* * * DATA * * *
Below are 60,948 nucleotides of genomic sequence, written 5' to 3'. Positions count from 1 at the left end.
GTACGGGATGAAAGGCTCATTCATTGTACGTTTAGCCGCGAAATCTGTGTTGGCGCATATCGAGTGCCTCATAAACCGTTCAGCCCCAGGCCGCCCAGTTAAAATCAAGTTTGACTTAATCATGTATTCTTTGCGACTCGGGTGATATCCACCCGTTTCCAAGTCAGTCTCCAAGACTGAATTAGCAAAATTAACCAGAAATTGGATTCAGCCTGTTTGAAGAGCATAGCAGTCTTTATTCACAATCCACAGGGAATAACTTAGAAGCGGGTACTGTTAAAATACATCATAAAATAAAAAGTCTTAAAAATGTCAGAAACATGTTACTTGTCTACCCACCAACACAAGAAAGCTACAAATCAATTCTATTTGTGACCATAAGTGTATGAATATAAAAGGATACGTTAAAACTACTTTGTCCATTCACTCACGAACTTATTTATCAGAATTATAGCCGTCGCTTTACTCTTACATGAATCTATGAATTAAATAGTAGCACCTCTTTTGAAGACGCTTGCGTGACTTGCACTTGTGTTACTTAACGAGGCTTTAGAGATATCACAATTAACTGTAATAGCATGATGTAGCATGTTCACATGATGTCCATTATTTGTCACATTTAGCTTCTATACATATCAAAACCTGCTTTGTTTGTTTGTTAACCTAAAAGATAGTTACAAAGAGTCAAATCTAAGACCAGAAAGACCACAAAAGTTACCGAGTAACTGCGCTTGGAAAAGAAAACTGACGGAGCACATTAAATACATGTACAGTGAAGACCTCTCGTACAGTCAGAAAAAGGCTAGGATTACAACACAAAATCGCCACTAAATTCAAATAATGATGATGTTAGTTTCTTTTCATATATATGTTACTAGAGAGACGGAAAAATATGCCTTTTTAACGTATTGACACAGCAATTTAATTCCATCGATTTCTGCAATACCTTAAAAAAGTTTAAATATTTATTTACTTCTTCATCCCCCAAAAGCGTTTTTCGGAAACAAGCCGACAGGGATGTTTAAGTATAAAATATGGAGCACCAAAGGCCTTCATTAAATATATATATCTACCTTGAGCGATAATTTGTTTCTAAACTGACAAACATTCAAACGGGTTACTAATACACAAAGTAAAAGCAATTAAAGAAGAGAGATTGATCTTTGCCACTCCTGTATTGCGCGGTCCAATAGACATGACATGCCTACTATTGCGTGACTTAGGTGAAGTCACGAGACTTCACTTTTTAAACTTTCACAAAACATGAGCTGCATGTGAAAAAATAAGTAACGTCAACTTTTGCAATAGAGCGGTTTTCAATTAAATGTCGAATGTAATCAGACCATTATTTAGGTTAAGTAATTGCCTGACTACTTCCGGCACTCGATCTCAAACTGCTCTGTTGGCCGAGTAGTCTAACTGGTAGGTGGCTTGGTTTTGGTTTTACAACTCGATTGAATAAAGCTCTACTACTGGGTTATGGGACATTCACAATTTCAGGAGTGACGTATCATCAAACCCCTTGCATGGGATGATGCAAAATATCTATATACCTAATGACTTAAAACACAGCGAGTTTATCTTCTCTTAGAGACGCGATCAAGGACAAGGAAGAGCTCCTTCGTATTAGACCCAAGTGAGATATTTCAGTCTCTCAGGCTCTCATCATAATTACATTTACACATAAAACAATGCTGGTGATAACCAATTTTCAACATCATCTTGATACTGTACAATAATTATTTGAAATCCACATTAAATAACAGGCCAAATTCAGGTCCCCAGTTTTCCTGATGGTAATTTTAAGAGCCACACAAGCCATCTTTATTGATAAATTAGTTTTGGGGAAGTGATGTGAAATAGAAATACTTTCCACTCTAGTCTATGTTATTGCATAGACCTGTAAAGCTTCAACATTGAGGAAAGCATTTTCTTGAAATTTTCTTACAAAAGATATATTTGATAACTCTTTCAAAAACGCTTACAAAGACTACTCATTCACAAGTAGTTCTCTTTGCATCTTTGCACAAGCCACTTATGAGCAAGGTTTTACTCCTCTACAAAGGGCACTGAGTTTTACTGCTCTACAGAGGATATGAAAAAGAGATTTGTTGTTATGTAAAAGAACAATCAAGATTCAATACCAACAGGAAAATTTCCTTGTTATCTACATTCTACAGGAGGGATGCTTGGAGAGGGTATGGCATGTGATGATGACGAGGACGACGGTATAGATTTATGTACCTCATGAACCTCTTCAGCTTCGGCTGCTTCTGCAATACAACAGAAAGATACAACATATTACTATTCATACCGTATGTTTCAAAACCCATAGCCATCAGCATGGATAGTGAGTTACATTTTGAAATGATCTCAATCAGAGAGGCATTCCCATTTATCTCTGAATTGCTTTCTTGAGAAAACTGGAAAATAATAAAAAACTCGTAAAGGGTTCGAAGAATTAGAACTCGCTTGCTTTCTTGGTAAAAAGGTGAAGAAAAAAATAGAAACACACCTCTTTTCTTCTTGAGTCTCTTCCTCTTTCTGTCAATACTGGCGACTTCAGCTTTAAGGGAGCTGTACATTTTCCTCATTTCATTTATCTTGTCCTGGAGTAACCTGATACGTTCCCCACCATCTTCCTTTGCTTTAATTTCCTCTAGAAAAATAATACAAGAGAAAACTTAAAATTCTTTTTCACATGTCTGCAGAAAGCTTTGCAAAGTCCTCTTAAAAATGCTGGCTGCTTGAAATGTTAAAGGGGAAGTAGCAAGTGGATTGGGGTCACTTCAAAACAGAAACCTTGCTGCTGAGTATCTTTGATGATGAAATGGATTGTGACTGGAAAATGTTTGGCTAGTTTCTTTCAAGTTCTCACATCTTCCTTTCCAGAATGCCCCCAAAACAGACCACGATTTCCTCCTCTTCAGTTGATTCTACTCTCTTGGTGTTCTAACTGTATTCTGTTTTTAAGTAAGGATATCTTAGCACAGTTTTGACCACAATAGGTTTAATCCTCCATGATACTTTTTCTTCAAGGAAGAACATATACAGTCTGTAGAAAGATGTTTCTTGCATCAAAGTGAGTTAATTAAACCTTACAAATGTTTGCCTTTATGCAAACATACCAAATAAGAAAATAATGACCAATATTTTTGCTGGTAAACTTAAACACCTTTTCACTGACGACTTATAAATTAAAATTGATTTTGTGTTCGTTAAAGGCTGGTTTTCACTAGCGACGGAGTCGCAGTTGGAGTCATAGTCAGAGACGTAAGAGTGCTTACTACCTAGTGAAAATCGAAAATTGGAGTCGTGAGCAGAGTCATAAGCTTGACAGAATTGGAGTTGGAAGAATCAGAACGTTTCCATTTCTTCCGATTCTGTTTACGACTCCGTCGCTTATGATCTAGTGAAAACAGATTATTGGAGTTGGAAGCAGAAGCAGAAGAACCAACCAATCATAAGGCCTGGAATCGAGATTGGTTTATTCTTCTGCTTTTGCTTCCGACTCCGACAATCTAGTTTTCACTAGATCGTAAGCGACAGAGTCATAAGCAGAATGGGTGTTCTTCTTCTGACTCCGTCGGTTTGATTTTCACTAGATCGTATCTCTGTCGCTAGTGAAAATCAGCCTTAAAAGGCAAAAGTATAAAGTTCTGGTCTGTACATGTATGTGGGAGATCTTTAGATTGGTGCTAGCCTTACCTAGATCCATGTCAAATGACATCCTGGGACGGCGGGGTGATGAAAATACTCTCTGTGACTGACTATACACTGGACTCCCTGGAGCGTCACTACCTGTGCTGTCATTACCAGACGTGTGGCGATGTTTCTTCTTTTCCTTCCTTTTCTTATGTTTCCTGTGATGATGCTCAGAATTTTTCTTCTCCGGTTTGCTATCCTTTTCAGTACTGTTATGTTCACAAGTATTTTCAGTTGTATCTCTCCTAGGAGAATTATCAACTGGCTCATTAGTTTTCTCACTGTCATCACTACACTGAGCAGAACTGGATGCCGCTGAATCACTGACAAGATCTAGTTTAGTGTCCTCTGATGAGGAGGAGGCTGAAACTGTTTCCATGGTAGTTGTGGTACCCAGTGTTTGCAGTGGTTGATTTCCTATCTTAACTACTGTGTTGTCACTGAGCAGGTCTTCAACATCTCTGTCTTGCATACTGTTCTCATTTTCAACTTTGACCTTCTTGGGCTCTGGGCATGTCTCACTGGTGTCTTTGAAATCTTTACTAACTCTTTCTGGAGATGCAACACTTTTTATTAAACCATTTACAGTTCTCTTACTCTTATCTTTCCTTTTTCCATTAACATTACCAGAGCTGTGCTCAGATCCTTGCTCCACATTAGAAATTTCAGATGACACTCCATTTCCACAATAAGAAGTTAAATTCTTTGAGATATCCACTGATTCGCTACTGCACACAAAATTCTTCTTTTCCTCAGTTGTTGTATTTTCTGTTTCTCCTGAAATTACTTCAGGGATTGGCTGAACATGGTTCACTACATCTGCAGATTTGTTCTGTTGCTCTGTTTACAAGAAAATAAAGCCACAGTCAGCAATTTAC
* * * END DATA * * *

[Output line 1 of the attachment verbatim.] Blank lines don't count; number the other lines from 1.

Below are 60,948 nucleotides of genomic sequence, written 5' to 3'. Positions count from 1 at the left end.